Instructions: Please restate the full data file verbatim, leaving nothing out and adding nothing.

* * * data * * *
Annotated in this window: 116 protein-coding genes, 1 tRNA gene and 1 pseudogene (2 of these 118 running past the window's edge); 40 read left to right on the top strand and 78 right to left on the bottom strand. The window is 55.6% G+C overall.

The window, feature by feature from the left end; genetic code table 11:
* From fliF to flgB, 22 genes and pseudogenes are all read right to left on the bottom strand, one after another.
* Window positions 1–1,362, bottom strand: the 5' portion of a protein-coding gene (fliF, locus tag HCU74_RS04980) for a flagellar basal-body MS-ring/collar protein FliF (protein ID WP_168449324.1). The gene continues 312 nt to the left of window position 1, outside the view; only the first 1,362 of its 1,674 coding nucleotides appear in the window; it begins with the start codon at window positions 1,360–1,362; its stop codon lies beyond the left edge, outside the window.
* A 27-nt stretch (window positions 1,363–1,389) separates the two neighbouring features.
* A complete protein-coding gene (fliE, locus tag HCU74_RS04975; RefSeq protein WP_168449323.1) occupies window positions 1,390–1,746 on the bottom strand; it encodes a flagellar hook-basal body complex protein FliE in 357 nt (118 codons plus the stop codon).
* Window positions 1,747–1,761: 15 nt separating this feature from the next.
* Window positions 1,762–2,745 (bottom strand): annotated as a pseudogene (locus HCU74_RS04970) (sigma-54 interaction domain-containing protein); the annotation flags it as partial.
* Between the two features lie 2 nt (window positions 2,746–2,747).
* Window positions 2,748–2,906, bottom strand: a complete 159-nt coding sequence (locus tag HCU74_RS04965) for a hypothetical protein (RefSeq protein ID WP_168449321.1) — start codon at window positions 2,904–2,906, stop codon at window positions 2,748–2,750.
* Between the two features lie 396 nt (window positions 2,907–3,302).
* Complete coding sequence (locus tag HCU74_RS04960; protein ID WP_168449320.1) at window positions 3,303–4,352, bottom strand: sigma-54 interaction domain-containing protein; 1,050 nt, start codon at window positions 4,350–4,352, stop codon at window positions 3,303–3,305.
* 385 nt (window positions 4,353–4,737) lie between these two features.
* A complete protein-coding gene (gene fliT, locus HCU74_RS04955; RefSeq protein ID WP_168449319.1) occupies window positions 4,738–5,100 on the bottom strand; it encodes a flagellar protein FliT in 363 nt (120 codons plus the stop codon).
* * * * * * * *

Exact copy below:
Annotated in this window: 116 protein-coding genes, 1 tRNA gene and 1 pseudogene (2 of these 118 running past the window's edge); 40 read left to right on the top strand and 78 right to left on the bottom strand. The window is 55.6% G+C overall.

The window, feature by feature from the left end; genetic code table 11:
* From fliF to flgB, 22 genes and pseudogenes are all read right to left on the bottom strand, one after another.
* Window positions 1–1,362, bottom strand: the 5' portion of a protein-coding gene (fliF, locus tag HCU74_RS04980) for a flagellar basal-body MS-ring/collar protein FliF (protein ID WP_168449324.1). The gene continues 312 nt to the left of window position 1, outside the view; only the first 1,362 of its 1,674 coding nucleotides appear in the window; it begins with the start codon at window positions 1,360–1,362; its stop codon lies beyond the left edge, outside the window.
* A 27-nt stretch (window positions 1,363–1,389) separates the two neighbouring features.
* A complete protein-coding gene (fliE, locus tag HCU74_RS04975; RefSeq protein WP_168449323.1) occupies window positions 1,390–1,746 on the bottom strand; it encodes a flagellar hook-basal body complex protein FliE in 357 nt (118 codons plus the stop codon).
* Window positions 1,747–1,761: 15 nt separating this feature from the next.
* Window positions 1,762–2,745 (bottom strand): annotated as a pseudogene (locus HCU74_RS04970) (sigma-54 interaction domain-containing protein); the annotation flags it as partial.
* Between the two features lie 2 nt (window positions 2,746–2,747).
* Window positions 2,748–2,906, bottom strand: a complete 159-nt coding sequence (locus tag HCU74_RS04965) for a hypothetical protein (RefSeq protein ID WP_168449321.1) — start codon at window positions 2,904–2,906, stop codon at window positions 2,748–2,750.
* Between the two features lie 396 nt (window positions 2,907–3,302).
* Complete coding sequence (locus tag HCU74_RS04960; protein ID WP_168449320.1) at window positions 3,303–4,352, bottom strand: sigma-54 interaction domain-containing protein; 1,050 nt, start codon at window positions 4,350–4,352, stop codon at window positions 3,303–3,305.
* 385 nt (window positions 4,353–4,737) lie between these two features.
* A complete protein-coding gene (gene fliT, locus HCU74_RS04955; RefSeq protein ID WP_168449319.1) occupies window positions 4,738–5,100 on the bottom strand; it encodes a flagellar protein FliT in 363 nt (120 codons plus the stop codon).